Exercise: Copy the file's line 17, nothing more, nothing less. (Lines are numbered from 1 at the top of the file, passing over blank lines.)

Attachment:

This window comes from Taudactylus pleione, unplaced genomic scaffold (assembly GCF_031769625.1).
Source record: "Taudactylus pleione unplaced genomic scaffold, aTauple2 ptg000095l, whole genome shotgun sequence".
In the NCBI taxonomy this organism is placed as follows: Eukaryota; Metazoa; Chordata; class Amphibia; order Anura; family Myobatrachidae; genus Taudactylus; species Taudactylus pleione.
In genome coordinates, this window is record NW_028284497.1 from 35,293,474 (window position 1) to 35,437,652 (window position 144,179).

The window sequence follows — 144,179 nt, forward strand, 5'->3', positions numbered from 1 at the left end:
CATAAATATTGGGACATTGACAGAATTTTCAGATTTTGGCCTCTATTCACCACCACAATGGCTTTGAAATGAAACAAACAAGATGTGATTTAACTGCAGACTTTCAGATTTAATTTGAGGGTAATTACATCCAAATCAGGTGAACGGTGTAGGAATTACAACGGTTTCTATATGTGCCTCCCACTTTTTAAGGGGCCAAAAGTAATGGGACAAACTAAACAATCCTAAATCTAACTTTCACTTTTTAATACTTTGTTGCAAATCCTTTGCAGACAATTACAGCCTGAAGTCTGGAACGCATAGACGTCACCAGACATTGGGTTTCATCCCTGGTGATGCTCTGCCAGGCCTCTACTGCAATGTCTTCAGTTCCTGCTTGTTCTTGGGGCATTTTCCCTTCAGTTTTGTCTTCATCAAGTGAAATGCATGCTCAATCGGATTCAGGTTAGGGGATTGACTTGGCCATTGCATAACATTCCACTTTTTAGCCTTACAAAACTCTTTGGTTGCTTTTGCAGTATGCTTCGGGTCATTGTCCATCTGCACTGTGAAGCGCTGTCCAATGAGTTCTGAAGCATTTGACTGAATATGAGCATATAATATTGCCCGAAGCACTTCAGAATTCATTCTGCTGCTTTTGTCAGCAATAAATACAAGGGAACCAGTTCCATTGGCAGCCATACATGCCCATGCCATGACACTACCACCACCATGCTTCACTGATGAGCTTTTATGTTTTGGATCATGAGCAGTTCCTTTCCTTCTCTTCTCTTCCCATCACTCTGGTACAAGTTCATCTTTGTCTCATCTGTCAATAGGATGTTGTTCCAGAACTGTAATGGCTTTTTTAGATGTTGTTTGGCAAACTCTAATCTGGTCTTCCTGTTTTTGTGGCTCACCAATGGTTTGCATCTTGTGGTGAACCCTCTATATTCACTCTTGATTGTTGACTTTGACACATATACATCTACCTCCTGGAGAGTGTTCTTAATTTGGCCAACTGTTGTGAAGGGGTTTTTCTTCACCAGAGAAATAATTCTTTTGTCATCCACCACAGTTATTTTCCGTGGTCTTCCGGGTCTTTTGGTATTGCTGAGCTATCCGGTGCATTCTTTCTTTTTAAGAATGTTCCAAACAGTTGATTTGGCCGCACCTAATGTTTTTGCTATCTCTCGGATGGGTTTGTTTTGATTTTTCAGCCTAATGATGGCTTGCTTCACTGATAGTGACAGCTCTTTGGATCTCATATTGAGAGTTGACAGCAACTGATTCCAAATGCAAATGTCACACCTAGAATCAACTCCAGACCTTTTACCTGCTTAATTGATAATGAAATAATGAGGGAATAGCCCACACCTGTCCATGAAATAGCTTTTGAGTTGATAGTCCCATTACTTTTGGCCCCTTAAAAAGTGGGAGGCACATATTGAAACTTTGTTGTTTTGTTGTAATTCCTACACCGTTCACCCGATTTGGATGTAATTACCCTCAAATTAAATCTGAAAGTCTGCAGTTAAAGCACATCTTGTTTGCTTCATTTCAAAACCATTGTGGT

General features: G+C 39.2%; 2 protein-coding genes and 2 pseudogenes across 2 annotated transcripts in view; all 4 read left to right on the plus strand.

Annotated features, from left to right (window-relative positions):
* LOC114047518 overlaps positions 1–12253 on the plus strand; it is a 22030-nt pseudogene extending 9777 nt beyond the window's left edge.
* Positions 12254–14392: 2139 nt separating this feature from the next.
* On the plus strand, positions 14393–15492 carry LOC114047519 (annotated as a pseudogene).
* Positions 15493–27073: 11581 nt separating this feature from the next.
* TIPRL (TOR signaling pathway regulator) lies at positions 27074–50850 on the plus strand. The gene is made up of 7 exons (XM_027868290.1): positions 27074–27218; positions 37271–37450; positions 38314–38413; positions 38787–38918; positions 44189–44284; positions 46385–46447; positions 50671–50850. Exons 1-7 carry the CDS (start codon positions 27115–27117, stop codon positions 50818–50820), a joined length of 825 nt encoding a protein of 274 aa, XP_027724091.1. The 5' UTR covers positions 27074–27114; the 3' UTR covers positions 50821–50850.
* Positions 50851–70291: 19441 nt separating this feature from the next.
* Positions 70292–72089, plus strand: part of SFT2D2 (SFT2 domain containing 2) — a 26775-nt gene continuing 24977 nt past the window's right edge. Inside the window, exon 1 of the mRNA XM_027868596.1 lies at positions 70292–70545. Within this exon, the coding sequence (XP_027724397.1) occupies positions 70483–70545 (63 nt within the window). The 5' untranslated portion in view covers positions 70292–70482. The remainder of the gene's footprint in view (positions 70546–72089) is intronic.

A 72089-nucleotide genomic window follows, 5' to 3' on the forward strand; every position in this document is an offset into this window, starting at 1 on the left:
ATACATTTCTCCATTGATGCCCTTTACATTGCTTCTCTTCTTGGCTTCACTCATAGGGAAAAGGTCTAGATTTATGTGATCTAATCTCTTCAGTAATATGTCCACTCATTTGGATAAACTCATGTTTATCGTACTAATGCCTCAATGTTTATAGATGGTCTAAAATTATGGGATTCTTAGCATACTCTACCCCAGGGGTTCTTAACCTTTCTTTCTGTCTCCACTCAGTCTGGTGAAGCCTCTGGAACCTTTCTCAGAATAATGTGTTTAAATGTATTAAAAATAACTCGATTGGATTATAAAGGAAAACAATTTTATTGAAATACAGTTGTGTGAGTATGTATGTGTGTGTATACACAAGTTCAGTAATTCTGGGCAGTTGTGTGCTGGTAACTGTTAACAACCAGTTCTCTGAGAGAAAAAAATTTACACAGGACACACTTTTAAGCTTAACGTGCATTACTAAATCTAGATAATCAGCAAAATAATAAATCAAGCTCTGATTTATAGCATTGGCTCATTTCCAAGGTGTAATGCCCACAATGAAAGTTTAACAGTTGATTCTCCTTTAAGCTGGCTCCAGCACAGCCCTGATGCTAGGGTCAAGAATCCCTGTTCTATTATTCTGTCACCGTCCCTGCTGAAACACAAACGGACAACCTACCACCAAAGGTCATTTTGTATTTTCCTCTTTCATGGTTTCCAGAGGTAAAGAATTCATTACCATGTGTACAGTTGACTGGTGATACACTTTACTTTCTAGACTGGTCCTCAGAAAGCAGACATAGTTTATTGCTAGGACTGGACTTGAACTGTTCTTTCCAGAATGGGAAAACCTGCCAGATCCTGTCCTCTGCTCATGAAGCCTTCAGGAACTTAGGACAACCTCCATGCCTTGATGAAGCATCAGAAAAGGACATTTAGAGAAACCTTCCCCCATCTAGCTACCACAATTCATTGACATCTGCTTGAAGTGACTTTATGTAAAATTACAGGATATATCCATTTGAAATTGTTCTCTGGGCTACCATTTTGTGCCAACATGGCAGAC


ATACATTTCTCCATTGATGCCCTTTACATTGCTTCTCTTCTTGGCTTCACTCATAGGGAAAAGGTCTAGATTTATGTGATCTAATCTCTTCAGTAATATGTCCACTCATTTGGATAAACTCATGTTTATCGTACTAATGCCTCAATGTTTATAGATGGTCTAAAATTATGGGATTCTTAGCATACTCTACCCCAGGGGTTCTTAACCTTTCTTTCTGTCTCCACTCAGTCTGGTGAAGCCTCTGGAACCTTTCTCAGAATAATGTGTTTAAATGTATTAAAAATAACTCGATTGGATTATAAAGGAAAACAATTTTATTGAAATACAGTTGTGTGAGTATGTATGTGTGTGTATACACAAGTTCAGTAATTCTGGGCAGTTGTGTGCTGGTAACTGTTAACAACCAGTTCTCTGAGAGAAAAAAATTTACACAGGACACACTTTTAAGCTTAACGTGCATTACTAAATCTAGATAATCAGCAAAATAATAAATCAAGCTCTGATTTATAGCATTGGCTCATTTCCAAGGTGTAATGCCCACAATGAAAGTTTAACAGTTGATTCTCCTTTAAGCTGGCTCCAGCACAGCCCTGATGCTAGGGTCAAGAATCCCTGTTCTATTATTCTGTCACCGTCCCTGCTGAAACACAAACGGACAACCTACCACCAAAGGTCATTTTGTATTTTCCTCTTTCATGGTTTCCAGAGGTAAAGAATTCATTACCATGTGTACAGTTGACTGGTGATACACTTTACTTTCTAGACTGGTCCTCAGAAAGCAGACATAGTTTATTGCTAGGACTGGACTTGAACTGTTCTTTCCAGAATGGGAAAACCTGCCAGATCCTGTCCTCTGCTCATGAAGCCTTCAGGAACTTAGGACAACCTCCATGCCTTGATGAAGCATCAGAAAAGGACATTTAGAGAAACCTTCCCCCATCTAGCTACCACAATTCATTGACATCTGCTTGAAGTGACTTTATGTAAAATTACAGGATATATCCATTTGAAATTGTTCTCTGGGCTACCATTTTGTGCCAACATGGCAGAC